I mostly write fiction exploring what it is to be young, queer and working class.
I’ve been longlisted for the Lucy Cavendish Prize for Fiction, the Mslexia Novel Competition and a Young Enigma Award. I’m currently working on my first novel, which received a Northern Debut Award at the 2019 Northern Writers Awards.
Want to read some of my work? Here are some short stories available online:
It’s Jordan’s turn next. He cracks his knuckles and says dare like the word’s a dare in itself. Just try it. Come up with something he won’t do. No one ever has so far, but they keep trying. Down a full bottle of tequila, run headfirst into a wall. He was worse when he was younger. Now he fights most days without any dares so they keep their challenges softer, but still. This is where their knowledge of each other shows, when they use what they know like vicious ammunition.Read more
Don’t Tell Me You’ve Never Thought About It
When I met her on the corner to walk to school the next morning, we didn’t talk about it. But it was there, sore as toothache or something sharper. The idea of hurting her was a slow knife sliding between my ribs, and I wasn’t going to risk it like that again. Sleeping together made me realise I had to love her like a sister; unconditional and fierce. We were bonded then, not just by secrets and stories and the web we’d weaved together. But by blood and spunk and sweat and tears.Read more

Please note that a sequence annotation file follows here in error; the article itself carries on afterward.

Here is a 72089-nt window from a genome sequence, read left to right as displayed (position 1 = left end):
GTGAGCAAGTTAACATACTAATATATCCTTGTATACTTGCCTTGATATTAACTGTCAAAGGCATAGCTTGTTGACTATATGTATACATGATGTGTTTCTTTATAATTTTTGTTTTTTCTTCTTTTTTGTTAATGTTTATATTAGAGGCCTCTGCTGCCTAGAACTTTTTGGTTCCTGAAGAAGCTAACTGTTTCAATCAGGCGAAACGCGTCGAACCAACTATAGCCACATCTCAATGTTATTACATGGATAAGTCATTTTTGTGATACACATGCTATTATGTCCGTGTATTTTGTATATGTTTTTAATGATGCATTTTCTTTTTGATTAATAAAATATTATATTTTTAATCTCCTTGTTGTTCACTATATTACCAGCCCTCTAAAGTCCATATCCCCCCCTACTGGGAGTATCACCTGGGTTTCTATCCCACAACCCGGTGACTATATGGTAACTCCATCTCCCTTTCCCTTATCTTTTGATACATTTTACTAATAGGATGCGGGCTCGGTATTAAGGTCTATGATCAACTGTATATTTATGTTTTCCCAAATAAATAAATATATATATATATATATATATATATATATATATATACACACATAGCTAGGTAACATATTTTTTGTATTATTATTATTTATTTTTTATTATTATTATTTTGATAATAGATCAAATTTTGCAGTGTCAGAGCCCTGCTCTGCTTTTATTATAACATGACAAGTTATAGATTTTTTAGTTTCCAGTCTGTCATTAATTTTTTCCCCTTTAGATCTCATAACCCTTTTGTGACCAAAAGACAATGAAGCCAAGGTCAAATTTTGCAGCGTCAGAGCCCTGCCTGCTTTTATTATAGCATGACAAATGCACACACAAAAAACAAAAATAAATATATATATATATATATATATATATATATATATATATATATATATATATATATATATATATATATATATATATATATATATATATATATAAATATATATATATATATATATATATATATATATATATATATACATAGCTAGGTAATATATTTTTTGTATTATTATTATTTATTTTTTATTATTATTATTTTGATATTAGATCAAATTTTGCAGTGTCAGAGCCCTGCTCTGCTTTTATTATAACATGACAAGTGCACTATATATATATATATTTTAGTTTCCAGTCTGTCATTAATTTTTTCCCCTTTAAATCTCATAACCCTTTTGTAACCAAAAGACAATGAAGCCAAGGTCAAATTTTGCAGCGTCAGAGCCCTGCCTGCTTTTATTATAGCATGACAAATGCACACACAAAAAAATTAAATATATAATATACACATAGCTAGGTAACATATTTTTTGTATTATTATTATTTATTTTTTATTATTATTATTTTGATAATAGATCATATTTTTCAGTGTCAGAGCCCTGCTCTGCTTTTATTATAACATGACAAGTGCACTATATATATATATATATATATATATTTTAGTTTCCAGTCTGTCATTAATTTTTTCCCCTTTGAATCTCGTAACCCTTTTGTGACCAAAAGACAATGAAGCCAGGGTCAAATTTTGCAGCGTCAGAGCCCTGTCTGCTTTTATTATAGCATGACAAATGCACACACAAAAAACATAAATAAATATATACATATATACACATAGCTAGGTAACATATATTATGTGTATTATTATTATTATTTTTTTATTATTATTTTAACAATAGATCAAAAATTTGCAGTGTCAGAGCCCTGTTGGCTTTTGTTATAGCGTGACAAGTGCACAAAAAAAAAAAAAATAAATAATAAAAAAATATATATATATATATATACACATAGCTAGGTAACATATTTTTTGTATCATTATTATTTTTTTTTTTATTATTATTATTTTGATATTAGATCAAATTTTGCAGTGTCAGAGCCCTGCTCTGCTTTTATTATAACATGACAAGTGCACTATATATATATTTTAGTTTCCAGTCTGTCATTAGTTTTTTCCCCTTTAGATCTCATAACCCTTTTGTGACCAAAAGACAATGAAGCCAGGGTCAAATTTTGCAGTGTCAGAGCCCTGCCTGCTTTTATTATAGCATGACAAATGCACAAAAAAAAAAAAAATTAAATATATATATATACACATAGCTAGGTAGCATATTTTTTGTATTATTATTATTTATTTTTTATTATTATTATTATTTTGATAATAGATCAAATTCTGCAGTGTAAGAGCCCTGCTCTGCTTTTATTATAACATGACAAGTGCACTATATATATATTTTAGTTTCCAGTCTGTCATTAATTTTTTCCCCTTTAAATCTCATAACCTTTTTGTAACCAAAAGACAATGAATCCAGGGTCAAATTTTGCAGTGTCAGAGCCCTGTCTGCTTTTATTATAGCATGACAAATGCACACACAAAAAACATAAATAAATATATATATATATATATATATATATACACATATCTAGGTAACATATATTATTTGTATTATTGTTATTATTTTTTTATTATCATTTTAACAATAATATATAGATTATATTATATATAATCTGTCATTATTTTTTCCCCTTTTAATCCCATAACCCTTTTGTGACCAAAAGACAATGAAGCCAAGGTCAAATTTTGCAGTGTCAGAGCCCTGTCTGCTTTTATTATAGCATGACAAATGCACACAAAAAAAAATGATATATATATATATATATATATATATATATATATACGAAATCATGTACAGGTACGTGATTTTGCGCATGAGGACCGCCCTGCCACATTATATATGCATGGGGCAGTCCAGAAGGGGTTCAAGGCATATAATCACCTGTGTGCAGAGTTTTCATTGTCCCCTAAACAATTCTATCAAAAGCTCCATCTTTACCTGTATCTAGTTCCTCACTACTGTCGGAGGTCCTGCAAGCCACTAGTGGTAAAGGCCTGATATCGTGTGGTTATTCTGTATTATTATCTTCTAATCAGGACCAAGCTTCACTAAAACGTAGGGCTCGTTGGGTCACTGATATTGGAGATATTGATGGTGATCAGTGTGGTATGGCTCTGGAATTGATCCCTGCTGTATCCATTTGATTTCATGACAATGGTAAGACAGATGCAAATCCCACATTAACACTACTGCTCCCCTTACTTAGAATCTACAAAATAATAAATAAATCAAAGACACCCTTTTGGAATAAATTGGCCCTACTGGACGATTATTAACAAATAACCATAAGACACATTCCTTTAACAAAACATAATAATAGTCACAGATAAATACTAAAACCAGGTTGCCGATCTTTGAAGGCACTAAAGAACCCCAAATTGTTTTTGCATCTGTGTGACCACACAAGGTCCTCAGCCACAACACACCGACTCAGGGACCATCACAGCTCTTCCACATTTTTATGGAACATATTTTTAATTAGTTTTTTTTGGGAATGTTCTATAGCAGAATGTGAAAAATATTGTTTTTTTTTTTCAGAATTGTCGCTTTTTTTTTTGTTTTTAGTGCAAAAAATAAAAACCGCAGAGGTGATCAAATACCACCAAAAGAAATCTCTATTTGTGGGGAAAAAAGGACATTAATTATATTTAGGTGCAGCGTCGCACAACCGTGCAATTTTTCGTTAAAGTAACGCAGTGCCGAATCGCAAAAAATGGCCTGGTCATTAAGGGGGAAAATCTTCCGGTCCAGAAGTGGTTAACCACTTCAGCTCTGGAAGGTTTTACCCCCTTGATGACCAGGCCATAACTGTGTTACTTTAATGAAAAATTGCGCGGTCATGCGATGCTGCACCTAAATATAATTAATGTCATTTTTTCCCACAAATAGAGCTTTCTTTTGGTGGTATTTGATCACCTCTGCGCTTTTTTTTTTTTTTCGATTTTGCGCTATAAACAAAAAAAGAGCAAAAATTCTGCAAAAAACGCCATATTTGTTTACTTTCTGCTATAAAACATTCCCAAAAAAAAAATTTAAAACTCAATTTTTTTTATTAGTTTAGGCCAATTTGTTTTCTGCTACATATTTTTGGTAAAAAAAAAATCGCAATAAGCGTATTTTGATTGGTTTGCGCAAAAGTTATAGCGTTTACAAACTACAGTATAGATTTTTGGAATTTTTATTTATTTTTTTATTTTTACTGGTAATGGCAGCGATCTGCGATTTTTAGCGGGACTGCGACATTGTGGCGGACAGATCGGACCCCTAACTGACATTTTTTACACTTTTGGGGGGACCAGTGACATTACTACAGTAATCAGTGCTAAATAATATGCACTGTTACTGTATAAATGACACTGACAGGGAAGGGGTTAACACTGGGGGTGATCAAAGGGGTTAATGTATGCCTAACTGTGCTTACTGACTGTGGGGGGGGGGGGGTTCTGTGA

Pop Rocks & Diet Coke
It’s Friday, so the school bus home is bedlam; too hot even with the air-con on and the skylights open, letting the exhaust fumes in. People grinding on the back row, the radio blasting acid house. Metalhead Daniel painting his nails black in the seat behind, ready for the weekend. And Mark from Year Eleven, not taking no for an answer in truth or dare.
He kneels up in front; top button undone, tie knotted round his head like Rambo. Before we’re halfway home, he’s got Kelly to admit to getting fingered by his cousin. Then James has to drink pop rocks mixed with diet Coke; Mark’s heard it’ll make his stomach explode.Read more
Pancakes & Firelighters
I’ll leave Mum a note tomorrow. Tell her everything. Not the exact details, just enough. I know she’ll be better off without me. Especially once the police come calling, when she finds out what we’ve done. Once I’m sure she’s asleep, I finish getting ready; check from all angles, make sure the scars can’t be seen. Then slip downstairs. Count to ten, disarm the alarm. Then slide back the bolts and into the dark.Read more
The Anatomy of Fire
I’m not a cutter. What I love is the star-scarred smoke-soaked taste of fire. When we go out I rattle spraycans, emerge like a queen from an aerosol mist. Goddess of train tracks, crumbling brick walls and foxes, bonfires blazing like comets, knowing what’ll burn the best from construction sites and skips. I’m a sucker for it; materials melted and sizzling, disappearing down to dust. That’s what it felt like, that first time we kissed.Read more
I love reading and performing my writing, and have been onstage at all sorts of events, including performing at the Royal Albert Hall, the Royal Exchange, Polari Literary Salon, Contact Theatre, Edinburgh Fringe and many more. If you’re programming a spoken word event, I’d love to be considered: please get in touch to discuss. Or, if you want to see me in action, you could come along to the spoken word night I host in Manchester each month, That’s What She Said.Contact me here